Senators want EPA to explain
Recently, EPA has given the impression that it doesn’t believe the 9-0 loss it suffered in Sackett v. EPA should have much influence on how it enforces the Clean Water Act. Last month, a senior EPA official was quoted publicly as saying as much. Such apparent indifference is certainly not inconsistent with EPA’s pre-Sackett approach to enforcement (just ask old Al “Crucify ‘Em” Armendariz). But Congress appears now to have noticed EPA’s posture, and at least some Members don’t like it.
Specifically, late last month over a dozen members of the Senate Committee on Environment and Public Works sent a letter to EPA Administrator Lisa Jackson asking her to explain just what EPA intends to do in a post-Sackett world. The letter describes the Sacketts’ story and the “terrible choice” that EPA’s compliance order presented to them: “Give into EPA’s overreaching involvement by foregoing the reasonable use of their private property, or force EPA’s hand by proceeding with development of their property at the risk of bankruptcy or imprisonment.” The letter goes on to summarize the Supreme Court’s Sackett decision as directing that EPA “should not use its enforcement authority to intimidate citizens into compliance.” It concludes by asking Ms. Jackson to explain how a business-as-usual approach to enforcement can be reconciled with the Supreme Court’s instructions.
The Sacketts and other members of the regulated public eagerly await Ms. Jackson’s response.
learn more about
Sackett v. Environmental Protection Agency
Chantell and Michael Sackett received a local permit to build a modest three-bedroom home on a half-acre lot in an existing, partially built-out residential subdivision in Priest Lake, Idaho. The home poses no threat to water quality but federal EPA regulators nonetheless declared their property to contain a wetland and demanded they stop all work and restore the lot to its natural condition or pay fines of up to $75,000 per day. When they sued to challenge this order, EPA asserted they had no right to judicial review. The district court and Ninth Circuit Court of Appeals agreed, and tossed their lawsuit out of court. The United States Supreme Court unanimously reversed, ruling that failure to allow the lawsuit violated the Sacketts’ constitutional due process rights. They are now litigating their claims in federal district court in Idaho.Read more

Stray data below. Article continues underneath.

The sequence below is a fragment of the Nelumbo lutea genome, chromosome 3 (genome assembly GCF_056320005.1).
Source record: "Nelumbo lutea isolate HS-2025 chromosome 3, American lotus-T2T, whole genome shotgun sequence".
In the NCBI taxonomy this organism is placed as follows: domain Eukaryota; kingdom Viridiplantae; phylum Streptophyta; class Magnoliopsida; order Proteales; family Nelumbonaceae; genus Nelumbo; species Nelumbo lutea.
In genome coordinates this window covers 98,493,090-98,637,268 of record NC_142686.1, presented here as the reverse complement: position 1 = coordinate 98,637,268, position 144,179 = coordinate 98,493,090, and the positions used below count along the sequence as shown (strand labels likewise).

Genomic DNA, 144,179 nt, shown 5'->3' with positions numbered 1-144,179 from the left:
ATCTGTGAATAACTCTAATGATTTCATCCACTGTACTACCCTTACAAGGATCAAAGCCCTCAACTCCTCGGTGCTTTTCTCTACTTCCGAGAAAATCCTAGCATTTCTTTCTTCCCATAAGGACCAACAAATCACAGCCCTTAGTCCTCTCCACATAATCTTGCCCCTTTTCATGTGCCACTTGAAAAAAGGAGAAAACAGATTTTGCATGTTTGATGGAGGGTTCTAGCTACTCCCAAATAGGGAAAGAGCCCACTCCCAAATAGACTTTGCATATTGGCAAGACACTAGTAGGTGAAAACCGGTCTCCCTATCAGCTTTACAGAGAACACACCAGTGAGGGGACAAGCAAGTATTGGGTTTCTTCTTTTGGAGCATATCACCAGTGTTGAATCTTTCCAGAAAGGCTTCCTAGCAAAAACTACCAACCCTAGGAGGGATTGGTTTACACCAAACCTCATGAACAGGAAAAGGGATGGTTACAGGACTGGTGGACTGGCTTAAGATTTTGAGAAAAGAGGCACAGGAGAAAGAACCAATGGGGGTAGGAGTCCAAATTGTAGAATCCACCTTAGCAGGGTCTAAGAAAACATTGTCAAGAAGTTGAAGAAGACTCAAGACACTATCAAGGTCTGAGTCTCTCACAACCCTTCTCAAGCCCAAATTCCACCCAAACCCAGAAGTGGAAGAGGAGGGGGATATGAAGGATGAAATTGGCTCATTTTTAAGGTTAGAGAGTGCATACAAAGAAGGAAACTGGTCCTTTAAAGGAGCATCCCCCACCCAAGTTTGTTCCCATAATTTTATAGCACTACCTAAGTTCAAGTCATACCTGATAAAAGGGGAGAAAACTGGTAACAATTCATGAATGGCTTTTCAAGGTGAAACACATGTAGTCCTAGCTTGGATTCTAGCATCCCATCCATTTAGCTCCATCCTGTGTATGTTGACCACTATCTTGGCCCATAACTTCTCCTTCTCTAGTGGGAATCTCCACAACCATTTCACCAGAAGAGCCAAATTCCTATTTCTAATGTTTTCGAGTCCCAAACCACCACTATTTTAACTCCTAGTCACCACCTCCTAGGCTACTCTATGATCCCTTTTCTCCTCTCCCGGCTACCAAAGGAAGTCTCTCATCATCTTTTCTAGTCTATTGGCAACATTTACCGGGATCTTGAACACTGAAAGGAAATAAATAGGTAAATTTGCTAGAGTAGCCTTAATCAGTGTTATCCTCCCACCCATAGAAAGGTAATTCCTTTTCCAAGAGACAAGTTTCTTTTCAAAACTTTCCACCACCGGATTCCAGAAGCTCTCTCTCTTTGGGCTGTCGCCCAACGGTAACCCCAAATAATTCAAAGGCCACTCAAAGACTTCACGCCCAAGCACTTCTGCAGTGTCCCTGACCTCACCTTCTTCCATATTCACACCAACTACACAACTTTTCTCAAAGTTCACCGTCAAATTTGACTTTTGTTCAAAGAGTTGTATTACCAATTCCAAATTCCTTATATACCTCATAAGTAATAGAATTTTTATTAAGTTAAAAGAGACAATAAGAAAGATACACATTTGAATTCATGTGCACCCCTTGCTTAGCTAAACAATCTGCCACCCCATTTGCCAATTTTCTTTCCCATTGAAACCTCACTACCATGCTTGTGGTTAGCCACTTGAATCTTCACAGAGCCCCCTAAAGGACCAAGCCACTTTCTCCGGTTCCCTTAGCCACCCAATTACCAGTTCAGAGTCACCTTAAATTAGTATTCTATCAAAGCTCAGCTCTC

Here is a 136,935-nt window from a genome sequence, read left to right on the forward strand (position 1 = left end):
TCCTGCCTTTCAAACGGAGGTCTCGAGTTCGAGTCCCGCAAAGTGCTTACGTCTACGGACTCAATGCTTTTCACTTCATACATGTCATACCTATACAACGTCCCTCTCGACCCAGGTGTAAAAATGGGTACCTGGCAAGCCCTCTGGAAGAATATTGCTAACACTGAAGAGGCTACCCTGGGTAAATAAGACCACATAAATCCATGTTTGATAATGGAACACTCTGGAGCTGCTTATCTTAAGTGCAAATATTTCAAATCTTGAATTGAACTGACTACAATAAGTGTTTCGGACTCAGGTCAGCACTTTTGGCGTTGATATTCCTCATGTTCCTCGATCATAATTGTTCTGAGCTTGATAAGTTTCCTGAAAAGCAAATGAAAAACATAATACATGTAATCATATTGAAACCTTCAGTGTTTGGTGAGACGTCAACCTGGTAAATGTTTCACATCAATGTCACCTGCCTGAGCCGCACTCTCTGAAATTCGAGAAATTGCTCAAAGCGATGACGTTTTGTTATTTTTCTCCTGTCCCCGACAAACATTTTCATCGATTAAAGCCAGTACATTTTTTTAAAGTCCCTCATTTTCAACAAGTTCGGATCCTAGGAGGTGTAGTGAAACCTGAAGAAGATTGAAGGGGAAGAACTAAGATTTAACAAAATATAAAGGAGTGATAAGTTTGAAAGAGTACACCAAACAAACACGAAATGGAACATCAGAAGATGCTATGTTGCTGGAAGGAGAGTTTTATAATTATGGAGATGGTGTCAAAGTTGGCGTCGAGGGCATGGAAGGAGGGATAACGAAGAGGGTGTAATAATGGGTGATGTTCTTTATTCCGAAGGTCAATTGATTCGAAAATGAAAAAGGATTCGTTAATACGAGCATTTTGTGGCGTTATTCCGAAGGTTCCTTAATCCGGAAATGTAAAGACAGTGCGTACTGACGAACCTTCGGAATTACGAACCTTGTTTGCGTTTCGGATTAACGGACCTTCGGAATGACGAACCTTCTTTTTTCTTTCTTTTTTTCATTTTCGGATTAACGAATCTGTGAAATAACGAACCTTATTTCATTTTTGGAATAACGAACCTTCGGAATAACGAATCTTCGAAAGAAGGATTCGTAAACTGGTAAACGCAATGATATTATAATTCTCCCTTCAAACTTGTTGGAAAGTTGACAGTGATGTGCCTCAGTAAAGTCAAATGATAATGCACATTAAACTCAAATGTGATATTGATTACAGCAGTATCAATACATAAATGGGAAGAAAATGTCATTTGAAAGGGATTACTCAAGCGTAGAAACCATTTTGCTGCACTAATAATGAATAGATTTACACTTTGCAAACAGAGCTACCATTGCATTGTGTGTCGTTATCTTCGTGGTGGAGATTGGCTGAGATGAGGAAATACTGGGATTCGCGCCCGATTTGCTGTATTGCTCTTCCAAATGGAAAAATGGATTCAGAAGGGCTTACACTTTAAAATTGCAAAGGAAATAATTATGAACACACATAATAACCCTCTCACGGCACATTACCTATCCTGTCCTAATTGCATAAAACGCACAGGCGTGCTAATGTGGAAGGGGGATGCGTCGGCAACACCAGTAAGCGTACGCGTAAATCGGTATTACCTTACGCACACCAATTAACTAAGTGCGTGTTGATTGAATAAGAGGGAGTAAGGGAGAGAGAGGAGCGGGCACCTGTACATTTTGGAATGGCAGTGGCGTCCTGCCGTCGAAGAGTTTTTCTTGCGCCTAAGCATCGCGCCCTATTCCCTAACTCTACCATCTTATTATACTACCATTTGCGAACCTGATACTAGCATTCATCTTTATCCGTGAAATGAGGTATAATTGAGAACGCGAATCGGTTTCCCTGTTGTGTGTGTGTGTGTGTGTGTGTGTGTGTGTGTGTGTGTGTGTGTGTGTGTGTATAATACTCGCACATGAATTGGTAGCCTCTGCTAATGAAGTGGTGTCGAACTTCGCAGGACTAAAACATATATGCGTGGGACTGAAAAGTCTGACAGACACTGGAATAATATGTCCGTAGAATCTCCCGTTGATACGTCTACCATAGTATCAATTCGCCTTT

What to read next
In February, eight Black and Hispanic families filed a federal lawsuit challenging the Connecticut State Department of Education’s race-based enrollment quotas for Hartford’s magnet schools. This policy mandates that 25% of a … ›